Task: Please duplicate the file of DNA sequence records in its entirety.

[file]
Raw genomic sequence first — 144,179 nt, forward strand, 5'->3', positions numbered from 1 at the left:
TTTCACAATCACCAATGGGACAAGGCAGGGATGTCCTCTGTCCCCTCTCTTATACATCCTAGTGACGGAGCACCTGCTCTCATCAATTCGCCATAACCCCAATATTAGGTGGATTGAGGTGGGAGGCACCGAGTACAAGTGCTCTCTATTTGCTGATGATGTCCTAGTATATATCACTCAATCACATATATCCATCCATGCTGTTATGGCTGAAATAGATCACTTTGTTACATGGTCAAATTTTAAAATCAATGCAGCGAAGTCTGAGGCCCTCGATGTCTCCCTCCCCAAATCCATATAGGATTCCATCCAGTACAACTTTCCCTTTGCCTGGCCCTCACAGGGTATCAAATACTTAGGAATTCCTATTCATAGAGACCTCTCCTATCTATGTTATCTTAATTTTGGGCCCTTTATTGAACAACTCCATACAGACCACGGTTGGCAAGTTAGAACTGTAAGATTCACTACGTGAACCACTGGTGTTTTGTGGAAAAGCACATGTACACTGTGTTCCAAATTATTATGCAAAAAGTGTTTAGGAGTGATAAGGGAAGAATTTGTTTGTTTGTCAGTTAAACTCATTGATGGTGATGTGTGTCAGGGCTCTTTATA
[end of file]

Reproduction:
Raw genomic sequence first — 144,179 nt, forward strand, 5'->3', positions numbered from 1 at the left:
TTTCACAATCACCAATGGGACAAGGCAGGGATGTCCTCTGTCCCCTCTCTTATACATCCTAGTGACGGAGCACCTGCTCTCATCAATTCGCCATAACCCCAATATTAGGTGGATTGAGGTGGGAGGCACCGAGTACAAGTGCTCTCTATTTGCTGATGATGTCCTAGTATATATCACTCAATCACATATATCCATCCATGCTGTTATGGCTGAAATAGATCACTTTGTTACATGGTCAAATTTTAAAATCAATGCAGCGAAGTCTGAGGCCCTCGATGTCTCCCTCCCCAAATCCATATAGGATTCCATCCAGTACAACTTTCCCTTTGCCTGGCCCTCACAGGGTATCAAATACTTAGGAATTCCTATTCATAGAGACCTCTCCTATCTATGTTATCTTAATTTTGGGCCCTTTATTGAACAACTCCATACAGACCACGGTTGGCAAGTTAGAACTGTAAGATTCACTACGTGAACCACTGGTGTTTTGTGGAAAAGCACATGTACACTGTGTTCCAAATTATTATGCAAAAAGTGTTTAGGAGTGATAAGGGAAGAATTTGTTTGTTTGTCAGTTAAACTCATTGATGGTGATGTGTGTCAGGGCTCTTTATA